An old question about Buddhahood in Theravada Buddhism, and Arhatship

It is said that the Buddha attained Buddhahood after much hard work, with much Meditation. My first thought upon hearing this, about it, a long time ago, was that His, the Buddha’s, Natural Means was to Teach this experience to all other people and beings.

In the Wonderful Theravada Tradition we mostly seek Arhatship. But how about seeking to become an Arhat who is a Buddha? I know there are some Suttas about how Buddhas can’t appear in the same Space as each other. But there are Supernatural ways around that, like Emanating from different Universes or Higher Realms.

The Lotus Sutra in the Ekayana Doctrine (that multiple Vehicles all lead to the same Path, and are Expounded as two or three only for the purpose of Expedient Means) talks of the predictions of many, many of Buddha’s Disciples as eventually becoming Buddhas. However the Span of when, is an extremely long time, kalpas and such. This may follow the Theravada Doctrine of the fact that it takes extremely long to achieve Buddhahood for most that do, and that the Span of the Tathagatas is spread out.

How does Theravada Buddhism answer this question? I am interested.

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Is that the question you were trying to ask when you said “How does Theravada Buddhism answer this question? I am interested.”?

For me, I can’t find any sutta in the Pali canon which discussed about the training/method/way to become a Buddha. Nobody even asked the Buddha such question in the Pali canon and the Buddha didn’t even mention that goal for us.

Well, so for me, the answer is: The Buddha didn’t say so we don’t know, this knowledge is among the the siṁsapā forest mentioned in SN56.31. If anyone finds out any sutta in the Pali canon about such matters then I will be proven wrong.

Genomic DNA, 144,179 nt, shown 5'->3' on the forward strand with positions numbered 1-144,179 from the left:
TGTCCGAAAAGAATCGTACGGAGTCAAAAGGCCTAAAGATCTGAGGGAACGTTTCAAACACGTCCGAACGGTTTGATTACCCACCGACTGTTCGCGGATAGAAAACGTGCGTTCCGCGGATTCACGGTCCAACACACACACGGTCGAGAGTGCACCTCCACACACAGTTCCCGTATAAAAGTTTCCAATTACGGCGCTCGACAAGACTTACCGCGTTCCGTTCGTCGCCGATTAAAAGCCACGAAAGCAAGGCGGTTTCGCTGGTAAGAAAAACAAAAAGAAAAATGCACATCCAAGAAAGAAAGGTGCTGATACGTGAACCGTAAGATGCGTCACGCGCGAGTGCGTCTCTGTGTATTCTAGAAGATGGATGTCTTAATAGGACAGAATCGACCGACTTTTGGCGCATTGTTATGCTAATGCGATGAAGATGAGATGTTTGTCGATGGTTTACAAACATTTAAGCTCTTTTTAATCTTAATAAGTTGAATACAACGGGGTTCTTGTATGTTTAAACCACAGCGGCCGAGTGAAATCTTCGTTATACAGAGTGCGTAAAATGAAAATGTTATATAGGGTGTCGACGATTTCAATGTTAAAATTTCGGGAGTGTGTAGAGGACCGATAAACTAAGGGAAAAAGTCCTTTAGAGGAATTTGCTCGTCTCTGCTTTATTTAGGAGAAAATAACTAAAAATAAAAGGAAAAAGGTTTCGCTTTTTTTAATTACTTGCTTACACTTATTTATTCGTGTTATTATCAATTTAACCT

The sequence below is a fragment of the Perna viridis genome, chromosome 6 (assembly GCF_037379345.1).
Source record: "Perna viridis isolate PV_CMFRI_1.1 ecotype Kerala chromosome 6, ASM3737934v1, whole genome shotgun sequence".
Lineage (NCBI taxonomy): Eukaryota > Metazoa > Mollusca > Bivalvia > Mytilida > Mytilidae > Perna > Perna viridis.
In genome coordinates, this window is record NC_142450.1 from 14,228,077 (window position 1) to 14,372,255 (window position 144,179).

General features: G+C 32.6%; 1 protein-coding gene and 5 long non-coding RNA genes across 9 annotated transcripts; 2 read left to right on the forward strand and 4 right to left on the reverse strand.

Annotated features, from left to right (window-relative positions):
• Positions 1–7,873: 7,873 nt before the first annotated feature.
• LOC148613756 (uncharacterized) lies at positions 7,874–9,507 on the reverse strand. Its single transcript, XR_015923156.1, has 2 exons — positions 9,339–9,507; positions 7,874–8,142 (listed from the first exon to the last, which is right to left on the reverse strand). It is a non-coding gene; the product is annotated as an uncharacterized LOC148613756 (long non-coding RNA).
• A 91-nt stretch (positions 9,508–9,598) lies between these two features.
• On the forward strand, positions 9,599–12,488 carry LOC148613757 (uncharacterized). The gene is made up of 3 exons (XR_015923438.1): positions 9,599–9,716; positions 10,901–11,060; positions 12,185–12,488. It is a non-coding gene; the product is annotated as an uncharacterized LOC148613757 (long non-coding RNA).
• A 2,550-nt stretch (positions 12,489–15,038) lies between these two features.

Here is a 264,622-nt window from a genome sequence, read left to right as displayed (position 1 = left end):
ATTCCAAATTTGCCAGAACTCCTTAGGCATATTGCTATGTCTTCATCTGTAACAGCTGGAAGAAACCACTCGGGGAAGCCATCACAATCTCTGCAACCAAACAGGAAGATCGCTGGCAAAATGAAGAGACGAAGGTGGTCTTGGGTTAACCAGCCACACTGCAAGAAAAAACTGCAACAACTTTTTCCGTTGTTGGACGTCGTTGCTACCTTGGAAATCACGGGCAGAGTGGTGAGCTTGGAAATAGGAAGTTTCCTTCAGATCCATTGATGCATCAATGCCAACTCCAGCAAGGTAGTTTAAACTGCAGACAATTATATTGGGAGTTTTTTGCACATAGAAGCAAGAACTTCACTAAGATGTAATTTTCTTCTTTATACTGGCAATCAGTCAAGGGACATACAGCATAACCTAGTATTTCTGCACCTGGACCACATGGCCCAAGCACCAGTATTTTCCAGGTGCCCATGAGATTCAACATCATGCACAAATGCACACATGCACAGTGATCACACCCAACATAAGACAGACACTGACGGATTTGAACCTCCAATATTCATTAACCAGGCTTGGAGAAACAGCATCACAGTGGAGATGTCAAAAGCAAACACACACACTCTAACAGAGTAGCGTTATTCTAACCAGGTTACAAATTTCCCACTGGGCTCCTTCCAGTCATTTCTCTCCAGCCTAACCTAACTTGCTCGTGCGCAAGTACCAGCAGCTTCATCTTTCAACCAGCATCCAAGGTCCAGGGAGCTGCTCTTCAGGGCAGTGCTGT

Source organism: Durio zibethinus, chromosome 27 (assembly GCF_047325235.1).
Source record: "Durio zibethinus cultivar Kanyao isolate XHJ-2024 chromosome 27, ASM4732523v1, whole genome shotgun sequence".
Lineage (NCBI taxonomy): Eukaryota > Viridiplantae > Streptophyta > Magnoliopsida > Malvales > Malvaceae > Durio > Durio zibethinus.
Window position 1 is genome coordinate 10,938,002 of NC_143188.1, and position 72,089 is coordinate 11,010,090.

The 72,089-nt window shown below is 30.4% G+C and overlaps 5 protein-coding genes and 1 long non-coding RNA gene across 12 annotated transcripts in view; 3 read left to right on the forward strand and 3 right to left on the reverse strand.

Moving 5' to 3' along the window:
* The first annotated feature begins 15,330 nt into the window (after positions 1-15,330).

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as far as i know, there’s no way by definition to learn to become a buddha in theravada buddhism. being an arahat is being someone who attain enlightenment following the teachings of a buddha. being a buddha is someone who:

  • attain enlightenment by itself
  • is able to teach how others can become enlightened.

so, there is no “higher state” to be attain. if you were born in a time where you have access to the buddha’s teachings, you automatically cannot become a buddha. it is possible to become a praccecabuddha: it is an enlightenment that accomplish only one of the conditions above: it’s an enlightenment attained by itself. but, this being cannot teach how others can become enlightened too.

in mahayana, being an arahat is an “inferior” state than being a buddha. it is one step on the path, contrary to theravada, where being an arahat is the end of the journey.

this is what i read. if I’m wrong, i hope someone with a good heart points the mistake :slight_smile:

DN30 can be seen as such. He has a career of doing only good.

To me it seems that this career of becoming a Buddha is not only about escaping samsara, maybe mostly not. It is about goodness. Having a very pure, sincere and good/warm heart. Not doing any harm, only good, always sincere, never be corrupt, not being egocentric and not only have an eye for ones own welfare.

Always doing good, in whatever way, also just wordly ways. Those wordly ways are for the Bodhisattva no inferior ways of doing good. One does what needs to be done and is appropriate.
The career of becoming a Buddha is not only about spiritual guidance, assistence, teaching. It is about doing good in whatever kind of way.

This goodness is the real wish fulfilling jewel. It is really beautiful.
This is what appeals to me as most beautiful, most far-reaching and an example to life by. I find it beautiful and inspiring.

I feel the career of becoming a Buddha is also not about consciously and strategically accumulating merit to become a Buddha or seeing this as some kind of investment. It is about following ones heart. Doing good. Making a connection with ones purity and goodness. Honouring goodness.

Goodness is not the same as sila. Goodness is different, because goodness, as purity, is not different from the noble Path.
One cannot really practise goodness. Goodness must be felt. It is hard to explain. For example, intentionally doing friendly is not goodness. That is not pure.